I've been doing a little spring cleaning here at Camp David, and I took a look at the wall of tower PCs in my closet. Other than the big backup machine, which I power on every month or so to backup our primary backup server, those machines haven't been powered on for years. And that got me thinking: how long is it since I built a tower PC?
For me, it was three years ago, when I built my last media tank (here's part 1 and part 2). That tank still runs, but now it's serving as second tier storage (after the Drobos). It runs Windows 8.1 with pooled storage, thanks to a very slick piece of Windows software called Drive Bender.
Before that, we built our media ripper, which helped us get all our music from CDs to FLAC and MP3. That was a four DVD drive (because they'd finally gotten as cheap as CD drives) machine that used dBpoweramp to build up our library. My wife and I ripped 16,000 songs from our massive CD library.
That was a lot of work, but because of how streaming services have become so compelling, we rarely ever listen to that library. We prefer the ease of Pandora and Spotify. Can you imagine that just a few years ago we thought a collection of 16,000 songs was huge? We can all now listen to millions upon millions of songs on demand from these streaming services. Makes our CD collection seem quaint.
There are a few ripped CDs from local independent artists and musicians we have as personal friends that just don't exist in Pandora or Spotify, and we do play those (but rarely) with Alexa (we backed up our entire collection to both Amazon Music and Google Music).
We like having big monitor screen real estate, which provides a huge productivity boost. My wife has a 27-inch monitor as her main screen, and a 24-incher on the side. I have the iMac's 27-inch screen, another 27-inch screen, and two 24-inch monitors. We no longer use towers for our desktop machines, so the towers we still have now live in a closet in the back of the house. To be fair, they work great in that closet as occasional use servers. I ran Gig-E and power into the closet when we moved in here.
In the picture at the beginning of this article, you can see four of our five last remaining towers sitting in that closet. In addition to the CD-based media ripper, there's a cassette ripping box (my wife had a huge collection of mix tapes), and -- get ready for this -- my old Vista machine.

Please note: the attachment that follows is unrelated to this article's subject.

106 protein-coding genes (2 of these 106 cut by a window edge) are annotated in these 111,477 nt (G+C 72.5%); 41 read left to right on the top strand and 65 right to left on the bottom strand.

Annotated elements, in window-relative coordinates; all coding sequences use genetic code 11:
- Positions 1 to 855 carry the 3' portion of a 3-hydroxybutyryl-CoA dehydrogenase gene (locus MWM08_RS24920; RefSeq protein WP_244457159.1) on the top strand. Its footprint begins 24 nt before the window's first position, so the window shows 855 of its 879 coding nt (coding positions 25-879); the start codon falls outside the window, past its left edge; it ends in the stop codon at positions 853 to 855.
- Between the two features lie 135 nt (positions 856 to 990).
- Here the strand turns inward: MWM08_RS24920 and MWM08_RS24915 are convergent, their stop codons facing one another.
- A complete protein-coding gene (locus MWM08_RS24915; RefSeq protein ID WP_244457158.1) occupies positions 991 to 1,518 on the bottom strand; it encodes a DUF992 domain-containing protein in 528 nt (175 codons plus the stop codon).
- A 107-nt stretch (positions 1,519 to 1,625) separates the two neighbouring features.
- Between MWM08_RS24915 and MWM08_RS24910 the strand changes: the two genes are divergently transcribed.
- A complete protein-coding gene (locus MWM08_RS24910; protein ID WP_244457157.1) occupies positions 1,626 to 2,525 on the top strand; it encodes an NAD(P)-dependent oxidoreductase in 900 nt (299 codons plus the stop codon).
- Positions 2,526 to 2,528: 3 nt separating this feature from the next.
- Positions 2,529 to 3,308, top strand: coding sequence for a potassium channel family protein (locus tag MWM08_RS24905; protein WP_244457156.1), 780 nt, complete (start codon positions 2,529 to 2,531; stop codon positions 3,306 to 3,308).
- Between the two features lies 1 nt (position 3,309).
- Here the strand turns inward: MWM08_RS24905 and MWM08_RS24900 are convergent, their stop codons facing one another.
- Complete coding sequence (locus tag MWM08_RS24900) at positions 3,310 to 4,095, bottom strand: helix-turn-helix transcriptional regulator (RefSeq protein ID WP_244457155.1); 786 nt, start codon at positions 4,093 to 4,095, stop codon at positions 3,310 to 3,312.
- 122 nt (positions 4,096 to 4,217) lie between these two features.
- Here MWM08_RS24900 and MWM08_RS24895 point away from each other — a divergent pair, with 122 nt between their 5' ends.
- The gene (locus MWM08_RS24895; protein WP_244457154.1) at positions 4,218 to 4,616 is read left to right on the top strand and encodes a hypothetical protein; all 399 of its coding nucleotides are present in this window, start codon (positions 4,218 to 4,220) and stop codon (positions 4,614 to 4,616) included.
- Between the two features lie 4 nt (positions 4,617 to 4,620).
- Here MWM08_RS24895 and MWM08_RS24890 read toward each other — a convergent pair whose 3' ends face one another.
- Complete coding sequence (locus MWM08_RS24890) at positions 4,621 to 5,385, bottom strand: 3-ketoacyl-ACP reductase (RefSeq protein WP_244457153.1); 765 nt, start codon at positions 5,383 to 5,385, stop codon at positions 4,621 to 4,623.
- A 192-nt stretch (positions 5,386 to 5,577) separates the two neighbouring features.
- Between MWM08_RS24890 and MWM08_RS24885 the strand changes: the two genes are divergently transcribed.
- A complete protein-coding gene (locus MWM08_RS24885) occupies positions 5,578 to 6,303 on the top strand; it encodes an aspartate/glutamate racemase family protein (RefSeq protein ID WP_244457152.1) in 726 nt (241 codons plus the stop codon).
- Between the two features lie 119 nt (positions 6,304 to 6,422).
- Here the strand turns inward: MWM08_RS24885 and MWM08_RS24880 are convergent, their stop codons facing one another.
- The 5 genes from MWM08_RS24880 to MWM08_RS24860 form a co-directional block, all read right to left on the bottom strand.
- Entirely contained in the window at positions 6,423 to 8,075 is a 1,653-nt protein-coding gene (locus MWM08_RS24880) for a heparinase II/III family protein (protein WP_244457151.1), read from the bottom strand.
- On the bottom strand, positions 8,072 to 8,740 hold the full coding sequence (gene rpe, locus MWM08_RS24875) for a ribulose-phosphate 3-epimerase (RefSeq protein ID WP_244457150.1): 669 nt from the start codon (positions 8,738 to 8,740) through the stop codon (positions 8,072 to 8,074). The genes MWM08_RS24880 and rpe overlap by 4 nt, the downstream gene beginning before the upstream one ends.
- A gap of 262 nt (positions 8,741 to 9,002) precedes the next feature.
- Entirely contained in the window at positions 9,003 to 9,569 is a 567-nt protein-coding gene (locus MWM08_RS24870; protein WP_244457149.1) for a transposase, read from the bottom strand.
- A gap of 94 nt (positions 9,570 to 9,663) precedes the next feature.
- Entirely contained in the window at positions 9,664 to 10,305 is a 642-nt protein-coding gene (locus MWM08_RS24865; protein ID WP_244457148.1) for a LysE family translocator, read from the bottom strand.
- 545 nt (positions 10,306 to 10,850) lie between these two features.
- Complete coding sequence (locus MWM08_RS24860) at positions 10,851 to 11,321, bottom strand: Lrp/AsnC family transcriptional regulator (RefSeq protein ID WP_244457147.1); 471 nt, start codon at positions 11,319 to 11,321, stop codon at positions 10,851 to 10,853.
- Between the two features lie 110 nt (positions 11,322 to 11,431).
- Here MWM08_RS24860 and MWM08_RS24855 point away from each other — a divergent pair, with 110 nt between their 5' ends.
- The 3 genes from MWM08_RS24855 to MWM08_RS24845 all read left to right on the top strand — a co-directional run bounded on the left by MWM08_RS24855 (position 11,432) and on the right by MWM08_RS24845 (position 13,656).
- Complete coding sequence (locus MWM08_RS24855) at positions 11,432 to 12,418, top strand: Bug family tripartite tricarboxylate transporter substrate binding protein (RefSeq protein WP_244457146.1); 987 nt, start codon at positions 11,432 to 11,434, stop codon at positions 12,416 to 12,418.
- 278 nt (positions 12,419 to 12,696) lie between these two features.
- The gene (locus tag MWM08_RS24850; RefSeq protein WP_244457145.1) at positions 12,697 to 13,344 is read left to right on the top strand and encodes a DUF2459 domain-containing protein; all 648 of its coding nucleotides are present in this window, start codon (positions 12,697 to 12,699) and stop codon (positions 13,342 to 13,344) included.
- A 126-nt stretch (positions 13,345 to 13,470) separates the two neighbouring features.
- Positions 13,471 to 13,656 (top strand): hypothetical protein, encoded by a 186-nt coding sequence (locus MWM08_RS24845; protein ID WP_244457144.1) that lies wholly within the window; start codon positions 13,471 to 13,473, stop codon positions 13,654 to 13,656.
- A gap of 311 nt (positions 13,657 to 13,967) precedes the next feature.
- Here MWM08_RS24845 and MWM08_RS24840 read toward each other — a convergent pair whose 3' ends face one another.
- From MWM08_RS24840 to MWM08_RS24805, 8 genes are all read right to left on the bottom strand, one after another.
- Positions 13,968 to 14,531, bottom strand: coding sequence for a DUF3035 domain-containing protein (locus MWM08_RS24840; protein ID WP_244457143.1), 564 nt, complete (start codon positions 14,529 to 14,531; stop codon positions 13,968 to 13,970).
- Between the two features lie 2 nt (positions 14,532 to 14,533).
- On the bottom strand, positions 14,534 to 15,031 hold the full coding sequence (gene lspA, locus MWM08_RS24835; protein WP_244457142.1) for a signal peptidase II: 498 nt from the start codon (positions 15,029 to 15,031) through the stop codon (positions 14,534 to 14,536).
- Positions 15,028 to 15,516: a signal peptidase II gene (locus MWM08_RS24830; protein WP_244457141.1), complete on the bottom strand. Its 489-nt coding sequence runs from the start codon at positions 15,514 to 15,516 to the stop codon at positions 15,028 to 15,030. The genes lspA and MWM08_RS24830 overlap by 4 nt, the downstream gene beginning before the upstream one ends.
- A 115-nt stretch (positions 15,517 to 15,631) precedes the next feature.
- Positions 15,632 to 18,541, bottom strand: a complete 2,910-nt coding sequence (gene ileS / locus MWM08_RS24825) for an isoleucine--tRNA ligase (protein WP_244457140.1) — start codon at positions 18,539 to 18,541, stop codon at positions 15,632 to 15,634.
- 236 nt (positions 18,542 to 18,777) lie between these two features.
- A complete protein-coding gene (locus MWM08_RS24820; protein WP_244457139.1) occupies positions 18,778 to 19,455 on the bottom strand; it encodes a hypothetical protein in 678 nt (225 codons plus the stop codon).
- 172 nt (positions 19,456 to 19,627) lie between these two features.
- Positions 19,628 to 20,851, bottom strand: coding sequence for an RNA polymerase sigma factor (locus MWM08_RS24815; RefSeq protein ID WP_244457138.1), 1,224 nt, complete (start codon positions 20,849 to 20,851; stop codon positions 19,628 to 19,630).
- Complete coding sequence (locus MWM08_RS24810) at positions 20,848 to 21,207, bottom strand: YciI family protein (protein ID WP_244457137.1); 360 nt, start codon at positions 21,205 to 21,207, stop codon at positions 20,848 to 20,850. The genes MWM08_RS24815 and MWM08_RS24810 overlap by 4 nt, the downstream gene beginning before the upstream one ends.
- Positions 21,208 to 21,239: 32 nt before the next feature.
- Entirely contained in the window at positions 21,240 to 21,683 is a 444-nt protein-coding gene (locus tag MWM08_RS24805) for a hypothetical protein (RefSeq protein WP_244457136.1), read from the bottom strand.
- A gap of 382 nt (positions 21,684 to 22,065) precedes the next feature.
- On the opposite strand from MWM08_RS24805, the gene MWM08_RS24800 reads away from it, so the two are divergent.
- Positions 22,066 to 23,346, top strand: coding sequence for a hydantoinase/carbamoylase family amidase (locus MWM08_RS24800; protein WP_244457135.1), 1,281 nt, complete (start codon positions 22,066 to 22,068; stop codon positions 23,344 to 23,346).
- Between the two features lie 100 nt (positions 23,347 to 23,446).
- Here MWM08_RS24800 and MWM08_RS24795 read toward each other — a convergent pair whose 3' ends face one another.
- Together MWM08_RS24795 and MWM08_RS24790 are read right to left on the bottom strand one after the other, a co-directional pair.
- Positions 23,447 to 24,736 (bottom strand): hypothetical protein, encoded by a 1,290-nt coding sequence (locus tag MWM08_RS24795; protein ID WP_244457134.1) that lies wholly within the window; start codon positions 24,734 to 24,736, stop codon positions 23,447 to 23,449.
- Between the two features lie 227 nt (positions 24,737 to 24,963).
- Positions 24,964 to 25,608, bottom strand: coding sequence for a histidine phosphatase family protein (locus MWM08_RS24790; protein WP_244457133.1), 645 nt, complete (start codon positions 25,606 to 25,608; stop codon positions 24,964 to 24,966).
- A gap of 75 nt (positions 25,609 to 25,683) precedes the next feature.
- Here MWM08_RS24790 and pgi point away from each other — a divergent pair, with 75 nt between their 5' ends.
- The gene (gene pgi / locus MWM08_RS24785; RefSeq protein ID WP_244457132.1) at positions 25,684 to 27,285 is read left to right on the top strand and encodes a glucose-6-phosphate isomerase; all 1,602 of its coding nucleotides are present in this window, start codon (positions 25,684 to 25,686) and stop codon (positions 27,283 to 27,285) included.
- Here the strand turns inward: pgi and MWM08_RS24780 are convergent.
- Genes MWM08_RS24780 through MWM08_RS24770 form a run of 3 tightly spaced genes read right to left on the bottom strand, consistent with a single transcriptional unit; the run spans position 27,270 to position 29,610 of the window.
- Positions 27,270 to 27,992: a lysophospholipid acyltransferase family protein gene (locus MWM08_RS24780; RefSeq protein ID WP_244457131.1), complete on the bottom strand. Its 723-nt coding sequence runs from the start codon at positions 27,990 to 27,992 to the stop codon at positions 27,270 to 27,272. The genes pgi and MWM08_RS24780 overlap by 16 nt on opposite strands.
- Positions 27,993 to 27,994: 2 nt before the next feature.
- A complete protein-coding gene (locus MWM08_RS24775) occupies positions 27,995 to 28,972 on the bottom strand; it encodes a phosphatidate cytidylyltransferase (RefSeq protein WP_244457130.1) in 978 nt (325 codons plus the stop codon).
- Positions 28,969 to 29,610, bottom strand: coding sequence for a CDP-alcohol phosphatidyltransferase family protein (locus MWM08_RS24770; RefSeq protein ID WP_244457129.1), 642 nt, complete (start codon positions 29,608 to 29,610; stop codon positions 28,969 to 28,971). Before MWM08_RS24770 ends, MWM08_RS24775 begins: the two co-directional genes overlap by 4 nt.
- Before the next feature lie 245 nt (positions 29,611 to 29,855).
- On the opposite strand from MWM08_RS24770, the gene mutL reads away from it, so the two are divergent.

I haven't powered that box up since I moved here more than four years ago, but I haven't had the heart to get rid of it. It had a 10,000 RPM drive (in the days before SSDs made them irrelevant for basic PCs). It was smooth and responsive and ran like a champ. I know it's Vista, but to me, it's like a classic old muscle car -- one that's unsafe and you never run, but still.
So, yes, we still have a few towers here at Camp David. But we no longer have the graveyard of old PCs and cases in the garage. We no longer build new tower PCs. For storage, we're running Drobos (and I'm considering a Synology).
As I looked at my closet tower PCs, I just got to thinking. It's been years since towers were our main go-to machines. I won't rule out ever building another specialized tower; but I'm much more likely to stick an Arduino inside something else than I am to stick everything inside a tower ever again.
What about you? When is the last time you installed a tower PC? For most of you, I'll bet it's been longer than you think. Is this a harbinger of the death of the desktop PC? No, of course not. But we no longer need big boxes to do big work. We are moving servers from on-premises (especially for smaller businesses) into the cloud, and laptops are now often as fast and powerful as we need.
There once was a time when every user sat at his or her desk next to a tower PC or in front of a desktop PC sitting under a monitor. If you saw a scene like that in a movie today, you'd know without a doubt you were watching a period piece. That's just not our world anymore.